Pip Hare of ‘Medallia’ Finishes Vendée Globe
For a nation that prides itself on being built of ‘rugged individualists,’ it is surprising so few Americans have actually raced in the Vendée Globe. The race is known as the Everest of sailing, though if Everest really were a sailboat race it would only be a foothill leading to the Vendée Globe. It’s an 80-plus-day race of over 24,000 miles, nonstop, singlehanded around the world. The first American to ever complete the Vendée was the Bay Area’s own Bruce Schwab, aboard his Tom Wylie-designed Ocean Planet. The only other Americans to race were Mike Plant and Rich Wilson.
This latest edition has once again been spectacular to follow. Beyond an extremely close finish after 80 days of racing, we have been following the adventure of English female sailor Pip Hare, who was sponsored by the Bay Area company Medallia. Pip was one of five finishers who crossed the line in the last 48 hours and is now resting securely after 95 days of solo racing. To keep with the theme of overcoming challenges, her final miles to the 1 a.m. finish in the North Atlantic in February were upwind in the rain. If you did follow her adventures through multiple challenges you’d have been captivated by her positive, can-do attitude throughout.
The Vendée Globe reports her exact time as 95 days, 11 hours, 37 minutes and 30 seconds of racing, and she is the first British skipper to finish the 2020-21 race, and only the eighth woman ever to finish the Vendée Globe in its history. Jean Le Cam, who finished fourth aboard Yes We Cam!, had this to say about Hare: “She is a ray of sunshine; what she is doing is incredible.” Swiss skipper Bernard Stamm, who built Hare’s boat over 20 years ago, described her as “my hero.” She was racing one of the oldest boats in the fleet and was fortunate to connect with Medallia not long before race time, giving her an added boost to upgrade the boat’s sails and systems.
We always enjoy following the thrills and spills of the Vendée Globe, though we wish there were some US sailors amongst that fleet. It was terrific to discover that the Pip Hare/Medallia connection was based here in San Francisco. Pip herself is a very accomplished sailor, now with one more enormous achievement to her credit. She also turned out to be a spirited personality capable of tackling the toughest event on the planet. We’re curious to know if Pip or any of the racers finished with any coffee left in the cupboard.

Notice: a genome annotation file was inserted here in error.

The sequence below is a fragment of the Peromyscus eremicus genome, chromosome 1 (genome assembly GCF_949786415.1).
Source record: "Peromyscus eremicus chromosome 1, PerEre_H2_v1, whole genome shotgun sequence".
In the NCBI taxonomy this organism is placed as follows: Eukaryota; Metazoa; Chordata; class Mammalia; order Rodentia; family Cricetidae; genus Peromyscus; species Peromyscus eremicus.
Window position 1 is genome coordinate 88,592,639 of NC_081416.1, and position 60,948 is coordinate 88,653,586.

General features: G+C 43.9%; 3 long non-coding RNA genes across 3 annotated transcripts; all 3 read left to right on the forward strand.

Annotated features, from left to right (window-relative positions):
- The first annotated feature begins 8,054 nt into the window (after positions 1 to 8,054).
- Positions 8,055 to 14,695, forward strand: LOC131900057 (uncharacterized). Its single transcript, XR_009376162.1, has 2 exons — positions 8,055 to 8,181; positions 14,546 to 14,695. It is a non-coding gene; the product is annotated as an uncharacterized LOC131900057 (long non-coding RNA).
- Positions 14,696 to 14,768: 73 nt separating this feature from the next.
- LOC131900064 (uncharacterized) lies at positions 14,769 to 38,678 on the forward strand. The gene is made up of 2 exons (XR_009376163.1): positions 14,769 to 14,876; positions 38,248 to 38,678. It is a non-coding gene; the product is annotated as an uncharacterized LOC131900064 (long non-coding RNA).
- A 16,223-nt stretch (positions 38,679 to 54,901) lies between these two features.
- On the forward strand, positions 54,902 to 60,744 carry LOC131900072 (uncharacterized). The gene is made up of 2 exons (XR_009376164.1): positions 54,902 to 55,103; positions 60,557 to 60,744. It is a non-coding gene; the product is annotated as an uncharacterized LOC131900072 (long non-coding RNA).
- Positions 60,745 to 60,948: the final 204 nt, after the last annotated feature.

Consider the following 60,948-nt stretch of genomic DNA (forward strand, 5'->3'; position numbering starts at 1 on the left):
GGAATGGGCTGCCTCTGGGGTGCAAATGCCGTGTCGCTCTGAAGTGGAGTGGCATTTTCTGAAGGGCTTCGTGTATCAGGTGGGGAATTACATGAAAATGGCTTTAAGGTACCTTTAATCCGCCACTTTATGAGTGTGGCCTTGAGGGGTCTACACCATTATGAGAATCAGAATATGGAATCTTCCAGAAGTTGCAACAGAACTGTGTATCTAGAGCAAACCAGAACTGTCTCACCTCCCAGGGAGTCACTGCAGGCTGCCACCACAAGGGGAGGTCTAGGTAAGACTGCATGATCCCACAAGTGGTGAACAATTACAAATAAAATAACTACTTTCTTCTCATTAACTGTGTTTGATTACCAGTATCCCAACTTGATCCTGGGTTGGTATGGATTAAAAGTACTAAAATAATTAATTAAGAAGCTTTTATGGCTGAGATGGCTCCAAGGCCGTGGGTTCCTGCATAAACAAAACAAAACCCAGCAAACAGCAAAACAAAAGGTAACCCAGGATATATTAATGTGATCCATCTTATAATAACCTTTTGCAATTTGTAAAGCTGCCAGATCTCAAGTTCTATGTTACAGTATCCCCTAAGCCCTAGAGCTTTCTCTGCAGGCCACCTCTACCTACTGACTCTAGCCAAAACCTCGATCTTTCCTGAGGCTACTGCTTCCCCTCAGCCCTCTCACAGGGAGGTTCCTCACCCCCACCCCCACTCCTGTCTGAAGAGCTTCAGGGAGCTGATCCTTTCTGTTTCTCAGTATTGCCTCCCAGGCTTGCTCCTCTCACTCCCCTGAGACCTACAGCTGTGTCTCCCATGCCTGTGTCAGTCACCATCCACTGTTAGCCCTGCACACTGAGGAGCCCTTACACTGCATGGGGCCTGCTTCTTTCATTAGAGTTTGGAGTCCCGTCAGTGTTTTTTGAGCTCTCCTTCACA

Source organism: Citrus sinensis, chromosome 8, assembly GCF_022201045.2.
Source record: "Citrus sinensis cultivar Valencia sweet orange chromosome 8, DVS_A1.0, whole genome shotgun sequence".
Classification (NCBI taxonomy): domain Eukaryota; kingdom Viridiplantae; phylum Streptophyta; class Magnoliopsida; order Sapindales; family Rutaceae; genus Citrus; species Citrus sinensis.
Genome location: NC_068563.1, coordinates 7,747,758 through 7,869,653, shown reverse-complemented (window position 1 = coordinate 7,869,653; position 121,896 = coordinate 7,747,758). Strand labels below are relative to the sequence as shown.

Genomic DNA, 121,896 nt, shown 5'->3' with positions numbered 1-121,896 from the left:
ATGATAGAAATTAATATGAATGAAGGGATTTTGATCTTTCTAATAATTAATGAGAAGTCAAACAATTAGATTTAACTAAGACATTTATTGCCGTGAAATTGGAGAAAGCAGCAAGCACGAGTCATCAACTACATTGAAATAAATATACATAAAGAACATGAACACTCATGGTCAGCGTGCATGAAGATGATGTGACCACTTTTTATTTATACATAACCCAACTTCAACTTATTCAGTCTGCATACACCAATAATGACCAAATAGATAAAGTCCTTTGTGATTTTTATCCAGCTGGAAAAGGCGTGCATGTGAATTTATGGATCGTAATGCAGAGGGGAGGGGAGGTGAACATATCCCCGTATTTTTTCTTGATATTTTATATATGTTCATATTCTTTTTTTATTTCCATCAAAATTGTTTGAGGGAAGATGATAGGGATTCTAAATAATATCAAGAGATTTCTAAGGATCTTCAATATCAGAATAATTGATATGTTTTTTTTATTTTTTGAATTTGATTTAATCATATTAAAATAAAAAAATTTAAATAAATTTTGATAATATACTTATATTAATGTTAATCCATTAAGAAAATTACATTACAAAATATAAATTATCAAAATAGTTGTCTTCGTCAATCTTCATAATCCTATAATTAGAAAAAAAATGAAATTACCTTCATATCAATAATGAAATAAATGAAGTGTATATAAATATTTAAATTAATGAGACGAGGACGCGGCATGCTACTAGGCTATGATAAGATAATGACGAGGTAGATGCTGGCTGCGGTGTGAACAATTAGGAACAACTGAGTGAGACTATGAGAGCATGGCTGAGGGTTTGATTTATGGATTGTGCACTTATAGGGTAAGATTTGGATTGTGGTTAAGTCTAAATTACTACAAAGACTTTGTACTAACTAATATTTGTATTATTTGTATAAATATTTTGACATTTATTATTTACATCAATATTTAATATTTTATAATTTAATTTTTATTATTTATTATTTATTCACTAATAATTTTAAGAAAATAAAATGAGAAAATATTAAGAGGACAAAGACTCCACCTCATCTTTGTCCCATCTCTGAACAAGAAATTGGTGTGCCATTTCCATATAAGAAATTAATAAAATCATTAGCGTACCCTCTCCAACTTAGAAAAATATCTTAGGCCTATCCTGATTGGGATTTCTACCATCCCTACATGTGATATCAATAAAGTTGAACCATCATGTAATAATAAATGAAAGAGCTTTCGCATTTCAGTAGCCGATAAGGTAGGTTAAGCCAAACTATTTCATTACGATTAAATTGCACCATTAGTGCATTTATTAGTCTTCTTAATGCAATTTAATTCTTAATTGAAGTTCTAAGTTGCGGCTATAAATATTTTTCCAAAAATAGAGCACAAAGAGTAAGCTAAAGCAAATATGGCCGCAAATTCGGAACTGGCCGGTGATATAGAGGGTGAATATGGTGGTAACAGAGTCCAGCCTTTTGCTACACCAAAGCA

I’d be remiss if I didn’t mention that Bruce Schwab’s “Ocean Planet” was built at the iconic Portland, OR boatyard Schooner Creek Boat Works, then owned by Steve and Nancy Rander. Given the fact that they graciously employed me for four years, probably against their better judgement, I feel obligated to mention them.
And…congratulations to Pip, and all the competitors.
Eric – nice to hear from you and thanks for adding that. It was a real West Coast undertaking and appreciate you’re giving credit to another major component of the Ocean Planet project.
Sailed the Switfsure on Rage, also built at Schooner Creek and owned by Steve. Great boat builders !
When she was being interviewed before the start, she said, “I had a Swallows and Amazon upbringing”.
Am I the only American who knows what she meant by that?
Here’s a hint; Arthur Ransome
Daniel, I raised two sons up in Santa Rosa on the whole Swallows series. Now I REALLY want to meet Pip some day! I tell parents of young kids about those books all the time.
Followed Medallia daily over these past 95 days. Pip Hare has a outlook on life, challenges and disappointments that we all should emulate. She truly is a ray of sunshine and light and her glass is always half full. Hopefully she will be in the Southern Ocean 4 years from now.
Big respect to all the racers…and Pip so much as well! It is hard to understand how difficult what they did was…and I can only imagine!